Bash wait Command | Explained

In Linux, the wait command is used to pause the execution of a script until a specified process completes. This can be useful in several situations, such as running multiple commands in a sequence or ensuring that a certain command or process has finished before continuing with the script.

This post will address the working and usage of the wait command in Linux with the following outcomes:

Let’s begin with a basic understanding of the wait command.

What is a wait Command in Linux?

The wait command in Linux is used for the previous commands to run and execute the next commands.

The general syntax of the wait command is given below:

$ wait [option] PID
  • wait: The wait word is used to specify the wait command.
  • [option]: Replace it with the preferred option for the wait command.
  • PID: Put specified Process ID or Job specification to wait.

The wait command is used in several ways, which are as follows:

waitAfter all background processes are completed, it executes the next commands.
wait [PID or Job Spec]It waits for the specified PID or Job ID mentioned with the wait command.
wait -f [PID1 PID2 …]It waits for the execution of all the PIDs and then terminates the process with an exit code.
wait -n [PID1 PID2 …]wait for only a single process to complete, then return the exit code.

Let’s check the uses of the wait command with examples.

How to Use a wait Command in Bash?

The wait command is used for a single process, multiple processes, and the last or the first process. Let’s use this wait command with examples.

Example 1: Bash wait Command for a Single Process

A single process can be paused with the wait command to execute that process. To wait for a process, check the bash script code below:

Note: The & at the end of the line shows the process is running in the background.


echo "Linux" &
echo "Ubuntu"
echo "Fedora"

Let’s understand the above bash script line-by-line:

  • The #!/bin/bash tells the system that the bash shell interpreter is used.
  • First echo command is used to run the background process.
  • Second echo command runs the process in the foreground.
  • wait: It will wait for background and foreground processes to complete and execute the next echo command.
  • The third echo will execute once the above processes are complete.

To allow the execute permissions for the script, run the below command:

Note: The execution must be provided to run the bash script.

$ chmod u+x

Now, run the script by writing the script name in the terminal as shown below:

$ ~/

The output shows that it waits for all the previous processes to complete (including the background process) and then executes the next command.

Example 2: Bash wait Command for Multiple Processes

Several wait commands are used to wait for multiple processes to execute before running the next commands. For instance, use the below script with wait commands to complete the previous process first, then run the next commands:


echo "Linux" &
echo $PWD
sleep 5s

The above bash script will work this way:

  • Prints the echo command in the background (which will execute later than the foreground process before waiting) and prints the $PWD variable output.
  • wait for the above two commands to complete the execution.
  • wait for 5 seconds for the sleep command to execute.
  • After completing all the above processes, the last echo command, which prints the hostname, executes.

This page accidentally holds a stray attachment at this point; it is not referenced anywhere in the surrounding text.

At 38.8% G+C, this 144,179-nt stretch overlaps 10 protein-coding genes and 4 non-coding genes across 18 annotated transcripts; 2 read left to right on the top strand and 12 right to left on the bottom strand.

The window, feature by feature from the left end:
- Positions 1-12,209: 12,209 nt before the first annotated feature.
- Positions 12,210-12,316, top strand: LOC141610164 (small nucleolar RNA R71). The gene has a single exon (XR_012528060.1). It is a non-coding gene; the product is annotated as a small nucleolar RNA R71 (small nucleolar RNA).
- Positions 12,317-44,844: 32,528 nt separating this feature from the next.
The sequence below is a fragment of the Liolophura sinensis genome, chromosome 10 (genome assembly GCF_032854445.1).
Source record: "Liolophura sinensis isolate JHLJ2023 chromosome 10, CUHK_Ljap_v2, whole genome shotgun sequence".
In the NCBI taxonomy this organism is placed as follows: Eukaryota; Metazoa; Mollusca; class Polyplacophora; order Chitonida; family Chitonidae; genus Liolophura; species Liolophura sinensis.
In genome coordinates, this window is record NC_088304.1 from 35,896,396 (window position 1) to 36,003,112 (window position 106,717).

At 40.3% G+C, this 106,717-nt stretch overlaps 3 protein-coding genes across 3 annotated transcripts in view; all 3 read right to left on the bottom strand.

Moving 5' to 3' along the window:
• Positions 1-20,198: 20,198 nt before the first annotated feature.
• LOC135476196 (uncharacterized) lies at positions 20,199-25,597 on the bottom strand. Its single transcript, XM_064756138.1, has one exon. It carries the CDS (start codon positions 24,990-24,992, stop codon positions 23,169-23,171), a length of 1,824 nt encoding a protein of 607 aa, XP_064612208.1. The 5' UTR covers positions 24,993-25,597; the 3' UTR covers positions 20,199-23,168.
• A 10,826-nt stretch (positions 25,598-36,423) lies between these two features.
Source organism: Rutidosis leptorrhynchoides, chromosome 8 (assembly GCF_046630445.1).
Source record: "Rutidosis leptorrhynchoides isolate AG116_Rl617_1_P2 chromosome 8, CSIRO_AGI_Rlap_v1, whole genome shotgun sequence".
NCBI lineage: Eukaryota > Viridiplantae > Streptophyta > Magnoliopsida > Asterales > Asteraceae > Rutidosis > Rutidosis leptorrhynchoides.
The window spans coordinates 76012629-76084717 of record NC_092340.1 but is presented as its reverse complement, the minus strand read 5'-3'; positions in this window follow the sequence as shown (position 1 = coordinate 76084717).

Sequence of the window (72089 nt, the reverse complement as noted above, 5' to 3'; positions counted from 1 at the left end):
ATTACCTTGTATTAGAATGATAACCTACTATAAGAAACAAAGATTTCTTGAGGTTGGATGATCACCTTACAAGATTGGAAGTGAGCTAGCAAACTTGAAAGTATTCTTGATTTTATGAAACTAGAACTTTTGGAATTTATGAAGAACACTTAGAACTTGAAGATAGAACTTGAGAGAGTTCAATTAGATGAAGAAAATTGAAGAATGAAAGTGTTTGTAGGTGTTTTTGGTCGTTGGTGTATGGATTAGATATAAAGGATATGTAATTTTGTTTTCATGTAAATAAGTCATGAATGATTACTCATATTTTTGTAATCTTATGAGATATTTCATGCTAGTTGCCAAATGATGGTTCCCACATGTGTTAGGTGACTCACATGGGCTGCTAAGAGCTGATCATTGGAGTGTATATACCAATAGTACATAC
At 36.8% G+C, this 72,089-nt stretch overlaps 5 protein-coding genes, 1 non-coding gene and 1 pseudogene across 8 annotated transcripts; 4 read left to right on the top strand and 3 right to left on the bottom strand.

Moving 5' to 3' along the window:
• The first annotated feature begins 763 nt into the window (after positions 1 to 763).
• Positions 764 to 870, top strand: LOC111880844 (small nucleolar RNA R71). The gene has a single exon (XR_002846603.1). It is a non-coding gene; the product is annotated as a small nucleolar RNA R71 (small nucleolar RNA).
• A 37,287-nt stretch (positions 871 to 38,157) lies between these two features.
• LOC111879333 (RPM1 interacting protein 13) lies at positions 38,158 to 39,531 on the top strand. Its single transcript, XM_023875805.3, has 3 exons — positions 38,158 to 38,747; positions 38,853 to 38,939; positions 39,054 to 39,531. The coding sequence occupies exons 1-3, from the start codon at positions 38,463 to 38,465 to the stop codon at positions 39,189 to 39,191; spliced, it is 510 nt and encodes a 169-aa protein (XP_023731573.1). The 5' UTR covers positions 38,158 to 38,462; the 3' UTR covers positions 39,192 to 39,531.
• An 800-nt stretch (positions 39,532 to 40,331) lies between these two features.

Let’s run the bash script using the below command:

$ bash

The output shows the foreground output waits for the background process to complete. After completing previous processes, it sleeps for 5 seconds and displays the user’s hostname (itslinuxfoss).

Example 3: Bash wait Command for a PID

We can use the wait command to execute a specific process only using its PID. The PID=$! is used to get the process ID (PID) of the last executed process. The below script is used to wait for the process using its PID:


echo "Linux" &
wait $PID
echo $PWD

Let’s discuss how the above script will work:

  • The first wait command waits for the last executed process ID (which is for the background process echo command).
  • After that PWD command executes, and the wait command pauses the system to execute the above commands completely.
  • In the end, the HOSTNAME command is executed.

The following command will run the script:

$ ~/

The output shows the background echo command output, which waits for the echo process PID after it moves to the next $PWD command, and in the end, it executes the $HOSTNAME command.

Example 4: Bash wait Command Using Options

The “f” option of the wait command waits for all the previous processes to complete before running the next command. While the “n” option only waits for a single process (first process) and executes the next commands.

Let’s create a script with the “f” option, which waits for all the processes as shown below:


echo "Linux" & 
echo $PWD 
echo "Ubuntu" & 
wait -f 

To check the bash script output, execute this command:

$ ~/

The output shows that all the commands before the wait command are executed first, then the next commands are executed.

To check the working of the n option, which only waits for the first process, use the below bash script:


echo "Linux" &
echo $PWD
echo "Ubuntu" &
wait -n

Let’s execute the script with this command:

$ ~/

The output verifies that the “wait -n” command only waits for the first command (in this case, “echo “Linux” &”) after that, it executes the HOSTNAME command, and in this last, it executes “echo “Ubuntu” &” command which was executed before for the “wait -f” command.


The wait command in the Linux bash scripts waits for the previous commands to complete execution, and after that, it executes the next commands. The wait command is used to wait to complete execution for a specific PID, for the first PID only, and all the PIDs, as discussed in this tutorial.